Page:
Persona 5 Fan-Made Board Game Is a Must-Have for Followers of the Title
Board game designer Brother Ming has created an Unofficial Persona 5 board game for fans of the title in which you can print-and-play the entire game in the luxury of your own home for free
Persona 5 captivated gamers everywhere with its artistic visuals and JRPG mechanics when it was released in Japan on September 15, 2016. The love for this title still grows strong today with the game even receiving its very own Persona 5-themed Funko Pops at the London Toy Fair in which fans can get their hands on sometime this year. But, how would you fancy your very own Persona 5 board game to go along with that Ryuji, Ann, or Morgana Funko Pop?
Brother Ming, who designs his very own board games that include a Fire Emblem one has put together The Unofficial Persona 5 Phan-Game so you can take your admiration for the title outside the game and into your living room. He’s a pretty thoughtful guy. Although, you won’t put in near as many hours into the board game as you would on your console as The Unofficial Persona 5 Phan-Game only lasts somewhere around 30 minutes from start to finish, which is actually great for a quick game over a cup of tea with a friend or even while you are waiting on your dinner to cook as you can also play it solo too.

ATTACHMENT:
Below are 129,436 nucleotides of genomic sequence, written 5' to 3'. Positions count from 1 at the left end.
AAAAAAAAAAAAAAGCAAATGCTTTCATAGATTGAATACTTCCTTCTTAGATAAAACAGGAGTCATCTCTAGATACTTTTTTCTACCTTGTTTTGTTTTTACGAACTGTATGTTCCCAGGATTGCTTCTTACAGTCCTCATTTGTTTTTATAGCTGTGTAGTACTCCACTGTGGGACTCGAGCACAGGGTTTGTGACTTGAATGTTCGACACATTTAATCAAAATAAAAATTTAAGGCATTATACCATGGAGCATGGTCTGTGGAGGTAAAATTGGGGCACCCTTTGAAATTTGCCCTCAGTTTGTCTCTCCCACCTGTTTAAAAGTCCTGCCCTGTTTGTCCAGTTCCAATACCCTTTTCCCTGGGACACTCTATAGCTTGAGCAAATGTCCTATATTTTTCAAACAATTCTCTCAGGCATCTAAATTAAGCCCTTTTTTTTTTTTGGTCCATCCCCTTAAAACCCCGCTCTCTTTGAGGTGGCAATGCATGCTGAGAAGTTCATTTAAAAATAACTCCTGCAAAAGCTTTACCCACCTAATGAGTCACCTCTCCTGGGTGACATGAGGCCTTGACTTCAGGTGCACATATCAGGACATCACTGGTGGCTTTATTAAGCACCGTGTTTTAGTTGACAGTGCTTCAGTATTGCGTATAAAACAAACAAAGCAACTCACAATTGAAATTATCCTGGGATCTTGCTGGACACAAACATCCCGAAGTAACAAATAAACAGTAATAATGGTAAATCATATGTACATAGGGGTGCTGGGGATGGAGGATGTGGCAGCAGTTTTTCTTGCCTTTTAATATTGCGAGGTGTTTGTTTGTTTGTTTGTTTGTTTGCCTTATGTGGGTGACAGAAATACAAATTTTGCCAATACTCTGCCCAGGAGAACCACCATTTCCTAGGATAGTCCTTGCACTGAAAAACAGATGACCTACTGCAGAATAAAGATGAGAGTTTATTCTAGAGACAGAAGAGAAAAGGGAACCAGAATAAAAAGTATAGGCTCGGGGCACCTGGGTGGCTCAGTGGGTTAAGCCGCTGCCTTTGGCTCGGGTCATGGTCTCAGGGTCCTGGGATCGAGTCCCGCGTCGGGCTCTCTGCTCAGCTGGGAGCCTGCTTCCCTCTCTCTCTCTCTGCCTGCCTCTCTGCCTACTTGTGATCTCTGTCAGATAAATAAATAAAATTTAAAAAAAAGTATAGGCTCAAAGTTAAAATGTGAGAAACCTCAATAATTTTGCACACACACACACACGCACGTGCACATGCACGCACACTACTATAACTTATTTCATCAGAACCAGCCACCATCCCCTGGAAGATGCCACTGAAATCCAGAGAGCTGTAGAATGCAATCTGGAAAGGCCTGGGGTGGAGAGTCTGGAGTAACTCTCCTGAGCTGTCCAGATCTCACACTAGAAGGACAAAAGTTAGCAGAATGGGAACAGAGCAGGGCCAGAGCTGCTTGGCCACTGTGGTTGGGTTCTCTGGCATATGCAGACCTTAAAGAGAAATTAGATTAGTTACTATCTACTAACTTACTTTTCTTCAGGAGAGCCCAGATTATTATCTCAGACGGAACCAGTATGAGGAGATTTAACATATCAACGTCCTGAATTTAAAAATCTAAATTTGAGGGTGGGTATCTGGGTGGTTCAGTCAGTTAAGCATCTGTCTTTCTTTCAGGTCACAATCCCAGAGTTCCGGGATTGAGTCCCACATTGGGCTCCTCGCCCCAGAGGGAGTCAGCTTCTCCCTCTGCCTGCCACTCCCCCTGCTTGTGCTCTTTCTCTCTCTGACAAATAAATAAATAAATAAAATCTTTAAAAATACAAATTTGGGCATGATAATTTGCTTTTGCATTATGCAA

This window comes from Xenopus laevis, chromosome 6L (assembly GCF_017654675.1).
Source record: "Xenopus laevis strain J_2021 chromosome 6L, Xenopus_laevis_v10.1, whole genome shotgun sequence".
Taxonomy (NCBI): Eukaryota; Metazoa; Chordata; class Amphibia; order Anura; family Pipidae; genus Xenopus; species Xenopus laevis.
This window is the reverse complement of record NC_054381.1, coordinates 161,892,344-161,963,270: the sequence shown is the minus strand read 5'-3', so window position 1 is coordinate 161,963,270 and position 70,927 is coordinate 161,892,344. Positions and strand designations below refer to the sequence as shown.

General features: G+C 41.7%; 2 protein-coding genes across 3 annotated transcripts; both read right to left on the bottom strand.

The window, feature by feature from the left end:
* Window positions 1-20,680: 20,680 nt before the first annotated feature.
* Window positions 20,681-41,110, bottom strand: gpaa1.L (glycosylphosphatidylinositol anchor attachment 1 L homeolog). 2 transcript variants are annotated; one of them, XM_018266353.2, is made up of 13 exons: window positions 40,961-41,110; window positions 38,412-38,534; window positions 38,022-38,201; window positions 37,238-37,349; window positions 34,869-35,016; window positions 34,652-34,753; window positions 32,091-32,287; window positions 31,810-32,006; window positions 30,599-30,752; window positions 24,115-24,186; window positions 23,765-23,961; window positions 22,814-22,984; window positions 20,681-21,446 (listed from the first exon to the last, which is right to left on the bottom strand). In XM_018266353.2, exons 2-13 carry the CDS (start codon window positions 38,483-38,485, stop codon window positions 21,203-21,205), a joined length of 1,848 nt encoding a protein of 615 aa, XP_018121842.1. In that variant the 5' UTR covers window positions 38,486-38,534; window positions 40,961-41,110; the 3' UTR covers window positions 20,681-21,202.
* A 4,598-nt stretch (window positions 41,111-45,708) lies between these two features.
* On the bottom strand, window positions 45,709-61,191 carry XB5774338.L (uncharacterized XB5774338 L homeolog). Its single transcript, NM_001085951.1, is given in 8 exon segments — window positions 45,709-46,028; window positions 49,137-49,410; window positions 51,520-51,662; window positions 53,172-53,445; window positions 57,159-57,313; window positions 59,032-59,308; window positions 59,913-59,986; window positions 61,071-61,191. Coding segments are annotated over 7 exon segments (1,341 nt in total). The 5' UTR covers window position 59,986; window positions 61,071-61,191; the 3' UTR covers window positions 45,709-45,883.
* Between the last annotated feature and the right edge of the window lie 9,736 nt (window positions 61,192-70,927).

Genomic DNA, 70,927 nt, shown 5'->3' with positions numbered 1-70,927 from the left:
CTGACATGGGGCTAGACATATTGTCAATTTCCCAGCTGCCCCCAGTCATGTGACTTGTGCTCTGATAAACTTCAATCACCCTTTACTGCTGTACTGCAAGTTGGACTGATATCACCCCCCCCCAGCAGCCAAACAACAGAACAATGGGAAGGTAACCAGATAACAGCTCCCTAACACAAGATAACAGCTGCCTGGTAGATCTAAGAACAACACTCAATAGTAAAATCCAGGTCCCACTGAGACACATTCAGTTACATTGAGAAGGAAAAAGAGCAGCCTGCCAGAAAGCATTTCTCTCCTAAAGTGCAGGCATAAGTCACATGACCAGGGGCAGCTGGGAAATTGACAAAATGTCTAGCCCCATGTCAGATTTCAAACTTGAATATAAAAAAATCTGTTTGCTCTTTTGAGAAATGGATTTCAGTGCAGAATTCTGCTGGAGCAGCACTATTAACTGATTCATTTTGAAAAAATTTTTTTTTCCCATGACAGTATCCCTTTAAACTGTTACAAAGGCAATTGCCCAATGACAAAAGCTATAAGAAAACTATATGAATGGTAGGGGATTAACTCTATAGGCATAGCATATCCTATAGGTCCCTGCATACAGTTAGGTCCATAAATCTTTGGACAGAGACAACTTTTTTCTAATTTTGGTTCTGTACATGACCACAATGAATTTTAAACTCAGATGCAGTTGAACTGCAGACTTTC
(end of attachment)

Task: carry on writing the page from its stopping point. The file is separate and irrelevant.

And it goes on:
The Persona 5 board game is played by using a few decks of cards, dice and some tokens which you can print-and-play at home for free, since it’s fan-made and not tied to the franchise, but Brother Ming does use the games’ instantly recognizable art and graphic design. In the game, players have one calendar month to defeat one of a choice of bosses including Kamoshida, Okumura, and Madarame. You also get the choice of a single Phantom Thief to play as with some difficult choices along the way and then spend your days visiting locations, gaining resources, increasing your social stats, recruiting confidants, and infiltrating the palace.
If the sound of playing a board-game doesn’t excite you much, then you can jump on and play the Tabletop Simulator of it. Whichever way you decide to play, I’m fairly confident that fans of the successful title will enjoy this and you’re also be supporting some amazing creative talent in the process.